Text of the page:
Biomechanical forces are another important etiologic factor in the development of osteochondrosis. Osteochondrosis lesions develop in areas of articular cartilage that are subject to increased loads. Normal joint stresses and focal trauma likely are inciting perpetuating factors involved in the pathogenesis of this condition. The strenuous activity often imposed on performance dogs at very young ages may partially account for the high incidence of osteochondrosis in many breeds of working and racing dogs.

Overnutrition in the form of excessive amounts of food and/or nutritional supplements has been incriminated as another important etiologic factor. This is evidenced by higher caloric intake in rapidly growing animals resulting in greater incidence of osteochondrosis. Excessive calcium supplementation has been shown to increase the development of osteochondrosis. Hormonal disturbances have also been incriminated through experimental production of osteochondrotic lesions following the administration of thyrotropin, growth hormone, estrogens and androgens. All of the aforementioned etiologies may enter into the development of osteochondrosis as breeders, trainers and owners search for the combination of the biggest, fastest, best looking representatives of a breed, not infrequently placing the individual dog or breed at risk.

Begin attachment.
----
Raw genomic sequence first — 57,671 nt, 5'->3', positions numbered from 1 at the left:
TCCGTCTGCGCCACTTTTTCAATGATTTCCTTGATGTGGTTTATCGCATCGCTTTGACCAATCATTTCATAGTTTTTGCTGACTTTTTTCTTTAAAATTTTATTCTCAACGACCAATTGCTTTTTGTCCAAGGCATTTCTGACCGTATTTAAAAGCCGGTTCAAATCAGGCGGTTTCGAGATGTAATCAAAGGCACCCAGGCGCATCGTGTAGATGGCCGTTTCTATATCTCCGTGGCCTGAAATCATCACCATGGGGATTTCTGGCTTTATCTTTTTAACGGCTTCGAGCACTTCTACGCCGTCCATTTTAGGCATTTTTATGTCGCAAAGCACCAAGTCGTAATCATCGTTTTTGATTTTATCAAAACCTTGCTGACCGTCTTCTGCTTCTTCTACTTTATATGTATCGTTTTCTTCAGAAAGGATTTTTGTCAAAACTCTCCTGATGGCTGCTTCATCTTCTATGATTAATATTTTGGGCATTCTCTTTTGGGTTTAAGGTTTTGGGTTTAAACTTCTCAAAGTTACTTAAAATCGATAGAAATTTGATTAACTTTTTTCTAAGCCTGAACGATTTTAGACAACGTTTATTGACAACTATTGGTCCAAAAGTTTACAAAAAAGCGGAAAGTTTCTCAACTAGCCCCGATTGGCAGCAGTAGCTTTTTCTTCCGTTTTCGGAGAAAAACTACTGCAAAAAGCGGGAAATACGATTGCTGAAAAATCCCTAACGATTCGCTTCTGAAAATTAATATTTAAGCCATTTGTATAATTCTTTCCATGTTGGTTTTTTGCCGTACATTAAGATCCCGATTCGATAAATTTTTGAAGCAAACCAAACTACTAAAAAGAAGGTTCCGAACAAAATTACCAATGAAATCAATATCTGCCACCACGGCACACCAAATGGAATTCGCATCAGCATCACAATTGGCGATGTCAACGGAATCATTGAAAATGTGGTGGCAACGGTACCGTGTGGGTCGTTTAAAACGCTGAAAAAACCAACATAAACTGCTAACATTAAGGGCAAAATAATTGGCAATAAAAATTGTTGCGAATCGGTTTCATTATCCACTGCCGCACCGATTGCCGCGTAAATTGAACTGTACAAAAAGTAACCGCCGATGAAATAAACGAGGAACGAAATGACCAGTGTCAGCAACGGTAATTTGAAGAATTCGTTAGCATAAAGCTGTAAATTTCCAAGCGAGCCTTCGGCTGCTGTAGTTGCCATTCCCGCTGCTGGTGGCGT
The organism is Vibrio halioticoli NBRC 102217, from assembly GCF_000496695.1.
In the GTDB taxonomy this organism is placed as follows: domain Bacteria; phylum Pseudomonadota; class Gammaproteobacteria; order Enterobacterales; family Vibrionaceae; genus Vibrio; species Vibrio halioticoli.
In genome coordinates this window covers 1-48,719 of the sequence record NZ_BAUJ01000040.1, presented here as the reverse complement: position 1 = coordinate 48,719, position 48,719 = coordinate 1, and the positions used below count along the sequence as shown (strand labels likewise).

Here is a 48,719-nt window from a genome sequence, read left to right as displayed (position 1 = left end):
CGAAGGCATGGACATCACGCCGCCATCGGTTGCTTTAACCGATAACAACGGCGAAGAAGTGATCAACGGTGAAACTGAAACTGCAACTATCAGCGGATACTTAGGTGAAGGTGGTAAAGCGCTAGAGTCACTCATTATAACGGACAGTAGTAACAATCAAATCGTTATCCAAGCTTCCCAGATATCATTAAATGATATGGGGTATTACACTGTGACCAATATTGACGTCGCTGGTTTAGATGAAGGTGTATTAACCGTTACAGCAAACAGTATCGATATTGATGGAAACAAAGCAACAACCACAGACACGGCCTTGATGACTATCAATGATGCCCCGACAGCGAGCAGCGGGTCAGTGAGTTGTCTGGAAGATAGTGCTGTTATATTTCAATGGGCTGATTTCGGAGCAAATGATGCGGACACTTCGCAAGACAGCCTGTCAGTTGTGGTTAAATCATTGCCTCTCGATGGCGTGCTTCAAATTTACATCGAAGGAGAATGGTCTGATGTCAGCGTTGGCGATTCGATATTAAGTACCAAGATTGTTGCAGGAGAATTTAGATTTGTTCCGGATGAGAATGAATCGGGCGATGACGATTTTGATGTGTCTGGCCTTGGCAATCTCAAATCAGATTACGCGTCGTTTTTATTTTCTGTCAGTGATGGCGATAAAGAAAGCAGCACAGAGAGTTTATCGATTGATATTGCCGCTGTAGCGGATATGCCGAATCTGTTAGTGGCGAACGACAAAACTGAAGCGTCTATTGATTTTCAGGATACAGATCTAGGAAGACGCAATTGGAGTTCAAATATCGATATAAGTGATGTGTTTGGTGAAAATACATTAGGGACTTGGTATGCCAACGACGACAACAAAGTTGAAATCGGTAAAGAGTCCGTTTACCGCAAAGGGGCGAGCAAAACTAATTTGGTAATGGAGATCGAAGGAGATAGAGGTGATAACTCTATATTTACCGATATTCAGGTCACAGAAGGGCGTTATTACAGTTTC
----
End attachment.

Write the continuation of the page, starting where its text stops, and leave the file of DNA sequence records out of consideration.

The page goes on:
Osteochondrosis/osteochondritis dissecans lesions of the humeral condyle can be observed on the craniocaudal view radiograph of the elbow as a subchondral bone defect that affects the trochlea (the medial portion) of the humeral condyle. These lesions can be subtle and may not be identified unless the radiographs are of good quality and evaluated carefully. The pronated oblique, craniocaudal view is often of value in identifying lesions that may not be apparent on nonoblique craniocaudal view radiographs. If the lesion is large, an irregular subchondral bone defect or flattening of the articular surface of the medial condyle may be visible on the lateral view radiograph. Secondary, degenerative changes are usually present in dogs seven months of age and older.

As previously stated osteochondrosis/osteochondritis dissecans of the humeral condyle can and often occurs concurrently with fragmented coronoid process. True osteochondrosis/osteochondritis dissecans lesions of the humeral condyle can sometimes be difficult to distinguish radiographically from erosive lesions of the trochlea of the humeral condyle induced by fragmented coronoid process particularly in older dogs.


Treatment involves excision of the cartilage flap and curettage of the subjacent subchondral bed. Some veterinary surgeons are now treating these lesions with arthroscopy. Arthroscopy allows a greater extent of the joint to be evaluated with the advantage of magnification. While the immediate postoperative morbidity is less with arthroscopy than arthrotomy, the long-term functional results are probably similar.